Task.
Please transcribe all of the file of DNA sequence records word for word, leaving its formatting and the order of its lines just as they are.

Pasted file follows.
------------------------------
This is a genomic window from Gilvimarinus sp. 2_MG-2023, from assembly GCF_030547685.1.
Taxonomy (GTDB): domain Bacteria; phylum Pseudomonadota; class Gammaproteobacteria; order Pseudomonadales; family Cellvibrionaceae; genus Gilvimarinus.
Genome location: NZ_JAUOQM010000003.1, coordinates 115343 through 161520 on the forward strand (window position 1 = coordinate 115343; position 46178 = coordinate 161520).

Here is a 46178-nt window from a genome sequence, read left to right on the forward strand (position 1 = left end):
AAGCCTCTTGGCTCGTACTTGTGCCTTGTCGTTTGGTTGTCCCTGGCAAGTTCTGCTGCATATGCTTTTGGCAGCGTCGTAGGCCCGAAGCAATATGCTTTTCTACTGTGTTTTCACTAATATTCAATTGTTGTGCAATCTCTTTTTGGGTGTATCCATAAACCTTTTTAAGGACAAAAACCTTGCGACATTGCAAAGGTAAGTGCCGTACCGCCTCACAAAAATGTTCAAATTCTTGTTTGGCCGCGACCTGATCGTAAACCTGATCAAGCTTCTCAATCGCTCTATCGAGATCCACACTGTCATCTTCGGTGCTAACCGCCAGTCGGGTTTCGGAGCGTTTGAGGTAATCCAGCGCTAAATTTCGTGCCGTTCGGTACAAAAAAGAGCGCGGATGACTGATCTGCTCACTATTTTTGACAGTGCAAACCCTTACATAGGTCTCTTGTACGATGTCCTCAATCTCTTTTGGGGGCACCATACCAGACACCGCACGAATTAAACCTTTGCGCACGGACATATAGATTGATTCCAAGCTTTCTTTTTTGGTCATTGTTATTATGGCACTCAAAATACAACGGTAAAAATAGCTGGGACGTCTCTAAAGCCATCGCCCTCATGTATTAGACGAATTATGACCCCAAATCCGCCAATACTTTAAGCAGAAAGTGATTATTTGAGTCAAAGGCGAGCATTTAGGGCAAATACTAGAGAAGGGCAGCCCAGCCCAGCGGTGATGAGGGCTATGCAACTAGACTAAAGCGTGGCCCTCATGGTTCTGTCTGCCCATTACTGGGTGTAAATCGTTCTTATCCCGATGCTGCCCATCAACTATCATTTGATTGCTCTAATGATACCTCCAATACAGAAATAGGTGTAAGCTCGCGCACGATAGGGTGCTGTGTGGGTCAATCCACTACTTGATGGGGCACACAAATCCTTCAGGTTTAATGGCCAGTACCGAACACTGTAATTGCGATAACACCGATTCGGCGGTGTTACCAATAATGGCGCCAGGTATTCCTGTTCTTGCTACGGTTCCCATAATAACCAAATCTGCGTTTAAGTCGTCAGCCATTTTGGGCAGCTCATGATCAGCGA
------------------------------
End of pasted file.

This is a genomic window from Gilvimarinus sp. 2_MG-2023, from assembly GCF_030547685.1.
Taxonomy (GTDB): domain Bacteria; phylum Pseudomonadota; class Gammaproteobacteria; order Pseudomonadales; family Cellvibrionaceae; genus Gilvimarinus.
Genome location: NZ_JAUOQM010000003.1, coordinates 115343 through 161520 on the forward strand (window position 1 = coordinate 115343; position 46178 = coordinate 161520).

Here is a 46178-nt window from a genome sequence, read left to right on the forward strand (position 1 = left end):
AAGCCTCTTGGCTCGTACTTGTGCCTTGTCGTTTGGTTGTCCCTGGCAAGTTCTGCTGCATATGCTTTTGGCAGCGTCGTAGGCCCGAAGCAATATGCTTTTCTACTGTGTTTTCACTAATATTCAATTGTTGTGCAATCTCTTTTTGGGTGTATCCATAAACCTTTTTAAGGACAAAAACCTTGCGACATTGCAAAGGTAAGTGCCGTACCGCCTCACAAAAATGTTCAAATTCTTGTTTGGCCGCGACCTGATCGTAAACCTGATCAAGCTTCTCAATCGCTCTATCGAGATCCACACTGTCATCTTCGGTGCTAACCGCCAGTCGGGTTTCGGAGCGTTTGAGGTAATCCAGCGCTAAATTTCGTGCCGTTCGGTACAAAAAAGAGCGCGGATGACTGATCTGCTCACTATTTTTGACAGTGCAAACCCTTACATAGGTCTCTTGTACGATGTCCTCAATCTCTTTTGGGGGCACCATACCAGACACCGCACGAATTAAACCTTTGCGCACGGACATATAGATTGATTCCAAGCTTTCTTTTTTGGTCATTGTTATTATGGCACTCAAAATACAACGGTAAAAATAGCTGGGACGTCTCTAAAGCCATCGCCCTCATGTATTAGACGAATTATGACCCCAAATCCGCCAATACTTTAAGCAGAAAGTGATTATTTGAGTCAAAGGCGAGCATTTAGGGCAAATACTAGAGAAGGGCAGCCCAGCCCAGCGGTGATGAGGGCTATGCAACTAGACTAAAGCGTGGCCCTCATGGTTCTGTCTGCCCATTACTGGGTGTAAATCGTTCTTATCCCGATGCTGCCCATCAACTATCATTTGATTGCTCTAATGATACCTCCAATACAGAAATAGGTGTAAGCTCGCGCACGATAGGGTGCTGTGTGGGTCAATCCACTACTTGATGGGGCACACAAATCCTTCAGGTTTAATGGCCAGTACCGAACACTGTAATTGCGATAACACCGATTCGGCGGTGTTACCAATAATGGCGCCAGGTATTCCTGTTCTTGCTACGGTTCCCATAATAACCAAATCTGCGTTTAAGTCGTCAGCCATTTTGGGCAGCTCATGATCAGCGA